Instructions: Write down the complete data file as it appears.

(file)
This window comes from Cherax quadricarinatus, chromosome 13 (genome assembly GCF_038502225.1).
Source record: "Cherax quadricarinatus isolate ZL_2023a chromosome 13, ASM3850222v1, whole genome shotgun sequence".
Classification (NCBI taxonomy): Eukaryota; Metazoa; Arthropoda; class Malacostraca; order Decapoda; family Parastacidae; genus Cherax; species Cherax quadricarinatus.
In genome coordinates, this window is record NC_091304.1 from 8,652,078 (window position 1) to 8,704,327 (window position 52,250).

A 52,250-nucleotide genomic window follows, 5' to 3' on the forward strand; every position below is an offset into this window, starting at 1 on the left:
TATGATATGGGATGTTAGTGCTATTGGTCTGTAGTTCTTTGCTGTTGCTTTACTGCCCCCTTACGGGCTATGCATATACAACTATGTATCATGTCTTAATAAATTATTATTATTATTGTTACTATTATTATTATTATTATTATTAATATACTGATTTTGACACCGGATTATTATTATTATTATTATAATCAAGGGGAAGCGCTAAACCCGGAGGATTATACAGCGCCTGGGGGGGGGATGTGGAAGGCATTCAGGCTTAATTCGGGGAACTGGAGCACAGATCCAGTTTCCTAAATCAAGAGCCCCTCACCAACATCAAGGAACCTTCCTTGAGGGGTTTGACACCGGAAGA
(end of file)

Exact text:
This window comes from Cherax quadricarinatus, chromosome 13 (genome assembly GCF_038502225.1).
Source record: "Cherax quadricarinatus isolate ZL_2023a chromosome 13, ASM3850222v1, whole genome shotgun sequence".
Classification (NCBI taxonomy): Eukaryota; Metazoa; Arthropoda; class Malacostraca; order Decapoda; family Parastacidae; genus Cherax; species Cherax quadricarinatus.
In genome coordinates, this window is record NC_091304.1 from 8,652,078 (window position 1) to 8,704,327 (window position 52,250).

A 52,250-nucleotide genomic window follows, 5' to 3' on the forward strand; every position below is an offset into this window, starting at 1 on the left:
TATGATATGGGATGTTAGTGCTATTGGTCTGTAGTTCTTTGCTGTTGCTTTACTGCCCCCTTACGGGCTATGCATATACAACTATGTATCATGTCTTAATAAATTATTATTATTATTGTTACTATTATTATTATTATTATTATTAATATACTGATTTTGACACCGGATTATTATTATTATTATTATAATCAAGGGGAAGCGCTAAACCCGGAGGATTATACAGCGCCTGGGGGGGGGATGTGGAAGGCATTCAGGCTTAATTCGGGGAACTGGAGCACAGATCCAGTTTCCTAAATCAAGAGCCCCTCACCAACATCAAGGAACCTTCCTTGAGGGGTTTGACACCGGAAGA